China's 19th Party Congress

Xi Jinping's China seeks stronger global role

President set to enlarge nation's footprint after consolidating power

A map of China and the words "welcoming the 19th Party Congress" created with different kinds of rice in a padi field in Shanghai. President Xi Jinping is expected to further strengthen his power at the Chinese Communist Party congress next week.
A map of China and the words "welcoming the 19th Party Congress" created with different kinds of rice in a padi field in Shanghai. President Xi Jinping is expected to further strengthen his power at the Chinese Communist Party congress next week. PHOTO: AGENCE FRANCE-PRESSE

With President Xi Jinping, one of China's strongest leaders of the modern era at the helm, the country has been assertive and, at times, even aggressive in its behaviour towards the region and the world.

Mr Xi looks set to expand China's role as a major world leader after the 19th national congress of the Chinese Communist Party next week, where he is expected to further strengthen his power.

This assertiveness has also allowed China to play a broader and more effective role on the world stage and increase its footprint geo-economically in places within its neighbourhood and as far away as Africa and Latin America, said Professor Shi Yinhong of Renmin University.

And this active expansion in China's diplomacy is unlikely to change in the foreseeable future, he said.

This is because the factors leading to it, despite the greater challenges, difficulties and risks that will come with the increased activity, will only become stronger.

One of the drivers of China's new assertiveness is its national strength, which has grown militarily and economically, Prof Shi said.

Another is that the Chinese people's self-confidence has increased markedly.

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All eyes will be on Chinese President Xi Jinping as he unveils the new leadership team at the Chinese Communist Party's 19th national congress which will convene on Oct 18.

"Xi has... demonstrated that he is a decisive leader, stronger than his predecessor and determined not only to manage China but to transform it to meet huge unsolved challenges, primarily at home but also abroad," wrote Dr Jeffrey Bader of the Brookings Institution.

The China under Mr Xi also has new capabilities, as Prof Shi pointed out, and new needs and interests. It is the world's second largest economy and its largest trading country.

It is also the largest manufacturing nation globally and sits in the middle of a regional manufacturing hub.

Its military, after two decades of double-digit budget growth, has developed stronger capabilities, commissioning its first aircraft carrier in 2012, among other things.

China, from its opening up and reforms beginning in 1978, has been a beneficiary of the international order, becoming more integrated with it as its economy became more intertwined with those of the rest of the world.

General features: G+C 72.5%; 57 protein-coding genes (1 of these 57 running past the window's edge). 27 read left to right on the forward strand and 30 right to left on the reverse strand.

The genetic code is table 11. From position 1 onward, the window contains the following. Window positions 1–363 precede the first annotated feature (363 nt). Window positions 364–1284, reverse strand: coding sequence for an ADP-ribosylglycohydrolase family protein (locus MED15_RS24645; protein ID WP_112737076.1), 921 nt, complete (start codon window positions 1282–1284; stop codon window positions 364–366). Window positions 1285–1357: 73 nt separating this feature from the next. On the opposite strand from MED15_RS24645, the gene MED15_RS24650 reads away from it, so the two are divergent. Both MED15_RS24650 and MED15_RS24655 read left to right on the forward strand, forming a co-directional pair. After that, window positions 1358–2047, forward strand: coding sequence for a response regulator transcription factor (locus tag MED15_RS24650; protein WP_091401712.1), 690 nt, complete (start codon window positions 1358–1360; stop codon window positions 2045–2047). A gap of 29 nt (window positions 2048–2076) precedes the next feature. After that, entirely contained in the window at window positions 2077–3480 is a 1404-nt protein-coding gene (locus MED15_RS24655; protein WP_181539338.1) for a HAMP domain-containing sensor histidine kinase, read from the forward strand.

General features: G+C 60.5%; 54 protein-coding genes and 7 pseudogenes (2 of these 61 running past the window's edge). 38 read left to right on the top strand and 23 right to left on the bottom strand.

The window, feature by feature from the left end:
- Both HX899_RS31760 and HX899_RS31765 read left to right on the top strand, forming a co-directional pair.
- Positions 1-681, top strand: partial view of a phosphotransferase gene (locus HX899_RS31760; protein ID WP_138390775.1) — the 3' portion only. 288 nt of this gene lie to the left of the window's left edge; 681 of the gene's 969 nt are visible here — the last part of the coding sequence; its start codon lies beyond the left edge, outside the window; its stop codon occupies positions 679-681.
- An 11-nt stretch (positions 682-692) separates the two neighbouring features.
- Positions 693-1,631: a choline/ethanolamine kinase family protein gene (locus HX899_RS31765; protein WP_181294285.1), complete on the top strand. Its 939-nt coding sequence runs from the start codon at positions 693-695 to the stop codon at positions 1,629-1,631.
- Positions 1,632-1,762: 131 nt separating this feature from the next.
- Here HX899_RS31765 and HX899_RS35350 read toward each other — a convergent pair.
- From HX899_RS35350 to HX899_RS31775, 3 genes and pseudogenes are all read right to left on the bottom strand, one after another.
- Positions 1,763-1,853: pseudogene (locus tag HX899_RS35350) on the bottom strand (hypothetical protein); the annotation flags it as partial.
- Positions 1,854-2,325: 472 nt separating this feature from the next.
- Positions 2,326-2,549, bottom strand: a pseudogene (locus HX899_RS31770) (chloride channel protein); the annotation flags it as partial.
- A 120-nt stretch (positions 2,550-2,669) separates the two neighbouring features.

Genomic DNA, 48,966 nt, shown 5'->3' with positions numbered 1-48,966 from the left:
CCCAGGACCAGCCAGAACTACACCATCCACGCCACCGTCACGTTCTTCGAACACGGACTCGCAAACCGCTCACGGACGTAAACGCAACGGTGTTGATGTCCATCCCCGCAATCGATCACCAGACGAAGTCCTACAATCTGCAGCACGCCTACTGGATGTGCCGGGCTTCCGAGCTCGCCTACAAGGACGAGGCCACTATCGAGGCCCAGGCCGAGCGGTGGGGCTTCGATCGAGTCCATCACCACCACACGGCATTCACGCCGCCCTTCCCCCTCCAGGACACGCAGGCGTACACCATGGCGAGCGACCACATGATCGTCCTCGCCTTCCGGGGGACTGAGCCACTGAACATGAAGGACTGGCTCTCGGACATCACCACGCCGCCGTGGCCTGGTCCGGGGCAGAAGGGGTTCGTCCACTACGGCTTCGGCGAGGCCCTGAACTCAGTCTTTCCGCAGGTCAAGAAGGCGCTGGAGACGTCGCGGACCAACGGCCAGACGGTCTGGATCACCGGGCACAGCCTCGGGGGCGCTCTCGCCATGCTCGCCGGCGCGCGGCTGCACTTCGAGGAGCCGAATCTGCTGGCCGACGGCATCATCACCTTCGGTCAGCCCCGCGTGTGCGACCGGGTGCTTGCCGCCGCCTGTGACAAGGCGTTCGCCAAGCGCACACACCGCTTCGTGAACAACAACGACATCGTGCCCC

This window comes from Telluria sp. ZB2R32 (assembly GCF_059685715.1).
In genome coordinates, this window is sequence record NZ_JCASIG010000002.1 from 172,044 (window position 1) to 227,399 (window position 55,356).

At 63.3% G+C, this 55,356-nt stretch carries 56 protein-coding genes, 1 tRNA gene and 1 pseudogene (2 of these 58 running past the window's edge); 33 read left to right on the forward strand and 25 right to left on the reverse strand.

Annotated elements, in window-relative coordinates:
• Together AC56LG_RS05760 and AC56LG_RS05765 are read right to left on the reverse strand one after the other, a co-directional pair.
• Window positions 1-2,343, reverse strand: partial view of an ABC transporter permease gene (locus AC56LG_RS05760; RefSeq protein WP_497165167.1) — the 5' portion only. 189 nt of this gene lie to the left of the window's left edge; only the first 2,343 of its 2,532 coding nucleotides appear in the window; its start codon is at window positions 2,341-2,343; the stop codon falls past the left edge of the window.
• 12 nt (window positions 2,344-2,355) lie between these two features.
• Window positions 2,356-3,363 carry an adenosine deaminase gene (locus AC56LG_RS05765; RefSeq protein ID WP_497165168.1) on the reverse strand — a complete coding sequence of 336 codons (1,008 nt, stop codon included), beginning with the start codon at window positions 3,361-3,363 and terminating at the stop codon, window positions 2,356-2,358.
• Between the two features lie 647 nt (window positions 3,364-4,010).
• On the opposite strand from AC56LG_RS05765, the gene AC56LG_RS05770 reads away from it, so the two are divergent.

However, wrote Professor Tony Saich of the Harvard Kennedy School: "Powerful countries shape the world and, whether they like it or not, China's new leaders will be forced to take a more active stance not just on questions of territorial sovereignty but also ones of reserve currencies, banking and financial regulations, trade and investments, climate discussions, the provision of public goods, etc."

Thus, while China under Mr Xi participates fully in major institutions of the international order such as the World Bank, it has also sought to influence that order, for example, by starting the Asian Infrastructure Investment Bank.

Still, wrote Professor Francois Godement of the European Council of Foreign Relations, China has "deep and unacknowledged interests in maintaining a stable order because of its integration in the global economy".

"A disruption to that order would - by necessity - be a disruption to its own economic interests," Prof Godement wrote.

Mr Xi now faces opportunities and challenges brought about by a more isolationist United States and a Western world grappling with a backlash against globalisation.

He has shown China's readiness to step into the space left by the US, saying at the World Economic Forum in January this year that the world "must remain committed to developing global free trade and investment, promote trade and investment liberalisation and facilitation through opening up and say no to protectionism".

Yet, at last month's Brics summit that gathered leaders of the world's major emerging economies - Brazil, Russia, India, China and South Africa - Mr Xi sought to galvanise the grouping to play a more influential role in shaping the international order.

"We need to speak with one voice and jointly present our solutions to issues concerning international peace and development," he said, adding: "This... will help safeguard our common interests."

China's efforts to shape the world into something more to its liking will only continue after next week's party congress that will showcase Mr Xi's achievements of the past five years and determine the direction of his leadership for the next five-year term.

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A version of this article appeared in the print edition of The Straits Times on October 14, 2017, with the headline Xi Jinping's China seeks stronger global role. Subscribe